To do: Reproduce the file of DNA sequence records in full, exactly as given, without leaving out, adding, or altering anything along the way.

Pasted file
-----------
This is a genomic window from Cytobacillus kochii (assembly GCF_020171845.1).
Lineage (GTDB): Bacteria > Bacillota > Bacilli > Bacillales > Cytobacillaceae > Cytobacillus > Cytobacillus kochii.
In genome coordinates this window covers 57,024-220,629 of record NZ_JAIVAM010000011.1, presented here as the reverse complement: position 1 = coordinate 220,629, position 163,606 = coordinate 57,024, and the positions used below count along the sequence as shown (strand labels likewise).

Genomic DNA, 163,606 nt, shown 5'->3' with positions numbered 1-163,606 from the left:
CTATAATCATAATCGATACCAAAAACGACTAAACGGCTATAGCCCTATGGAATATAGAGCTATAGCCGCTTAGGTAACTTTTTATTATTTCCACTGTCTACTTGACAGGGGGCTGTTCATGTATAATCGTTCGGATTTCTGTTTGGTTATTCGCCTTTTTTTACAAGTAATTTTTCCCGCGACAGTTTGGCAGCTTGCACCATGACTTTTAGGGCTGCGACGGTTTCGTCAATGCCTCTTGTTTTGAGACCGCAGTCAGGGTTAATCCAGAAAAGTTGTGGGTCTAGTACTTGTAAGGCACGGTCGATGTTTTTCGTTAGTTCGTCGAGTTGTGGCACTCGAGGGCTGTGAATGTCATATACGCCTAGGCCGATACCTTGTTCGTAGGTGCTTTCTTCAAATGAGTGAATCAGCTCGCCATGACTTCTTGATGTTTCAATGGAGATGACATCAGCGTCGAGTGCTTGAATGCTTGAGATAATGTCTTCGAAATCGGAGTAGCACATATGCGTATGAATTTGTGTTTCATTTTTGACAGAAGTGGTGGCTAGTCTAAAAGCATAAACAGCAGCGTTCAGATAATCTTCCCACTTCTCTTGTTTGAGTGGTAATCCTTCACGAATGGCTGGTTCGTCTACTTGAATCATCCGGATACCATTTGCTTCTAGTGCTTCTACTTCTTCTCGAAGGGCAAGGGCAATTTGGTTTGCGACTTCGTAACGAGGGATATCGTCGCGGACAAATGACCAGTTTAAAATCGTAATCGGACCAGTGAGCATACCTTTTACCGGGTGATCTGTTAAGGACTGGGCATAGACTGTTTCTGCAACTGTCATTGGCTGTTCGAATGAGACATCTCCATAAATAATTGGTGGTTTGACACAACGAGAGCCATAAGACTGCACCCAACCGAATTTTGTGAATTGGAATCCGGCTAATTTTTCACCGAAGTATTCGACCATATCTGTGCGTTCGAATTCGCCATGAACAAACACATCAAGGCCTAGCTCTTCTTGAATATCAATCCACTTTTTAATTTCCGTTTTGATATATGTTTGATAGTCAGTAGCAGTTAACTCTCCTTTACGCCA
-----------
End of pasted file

This is a genomic window from Cytobacillus kochii (assembly GCF_020171845.1).
Lineage (GTDB): Bacteria > Bacillota > Bacilli > Bacillales > Cytobacillaceae > Cytobacillus > Cytobacillus kochii.
In genome coordinates this window covers 57,024-220,629 of record NZ_JAIVAM010000011.1, presented here as the reverse complement: position 1 = coordinate 220,629, position 163,606 = coordinate 57,024, and the positions used below count along the sequence as shown (strand labels likewise).

Genomic DNA, 163,606 nt, shown 5'->3' with positions numbered 1-163,606 from the left:
CTATAATCATAATCGATACCAAAAACGACTAAACGGCTATAGCCCTATGGAATATAGAGCTATAGCCGCTTAGGTAACTTTTTATTATTTCCACTGTCTACTTGACAGGGGGCTGTTCATGTATAATCGTTCGGATTTCTGTTTGGTTATTCGCCTTTTTTTACAAGTAATTTTTCCCGCGACAGTTTGGCAGCTTGCACCATGACTTTTAGGGCTGCGACGGTTTCGTCAATGCCTCTTGTTTTGAGACCGCAGTCAGGGTTAATCCAGAAAAGTTGTGGGTCTAGTACTTGTAAGGCACGGTCGATGTTTTTCGTTAGTTCGTCGAGTTGTGGCACTCGAGGGCTGTGAATGTCATATACGCCTAGGCCGATACCTTGTTCGTAGGTGCTTTCTTCAAATGAGTGAATCAGCTCGCCATGACTTCTTGATGTTTCAATGGAGATGACATCAGCGTCGAGTGCTTGAATGCTTGAGATAATGTCTTCGAAATCGGAGTAGCACATATGCGTATGAATTTGTGTTTCATTTTTGACAGAAGTGGTGGCTAGTCTAAAAGCATAAACAGCAGCGTTCAGATAATCTTCCCACTTCTCTTGTTTGAGTGGTAATCCTTCACGAATGGCTGGTTCGTCTACTTGAATCATCCGGATACCATTTGCTTCTAGTGCTTCTACTTCTTCTCGAAGGGCAAGGGCAATTTGGTTTGCGACTTCGTAACGAGGGATATCGTCGCGGACAAATGACCAGTTTAAAATCGTAATCGGACCAGTGAGCATACCTTTTACCGGGTGATCTGTTAAGGACTGGGCATAGACTGTTTCTGCAACTGTCATTGGCTGTTCGAATGAGACATCTCCATAAATAATTGGTGGTTTGACACAACGAGAGCCATAAGACTGCACCCAACCGAATTTTGTGAATTGGAATCCGGCTAATTTTTCACCGAAGTATTCGACCATATCTGTGCGTTCGAATTCGCCATGAACAAACACATCAAGGCCTAGCTCTTCTTGAATATCAATCCACTTTTTAATTTCCGTTTTGATATATGTTTGATAGTCAGTAGCAGTTAACTCTCCTTTACGCCA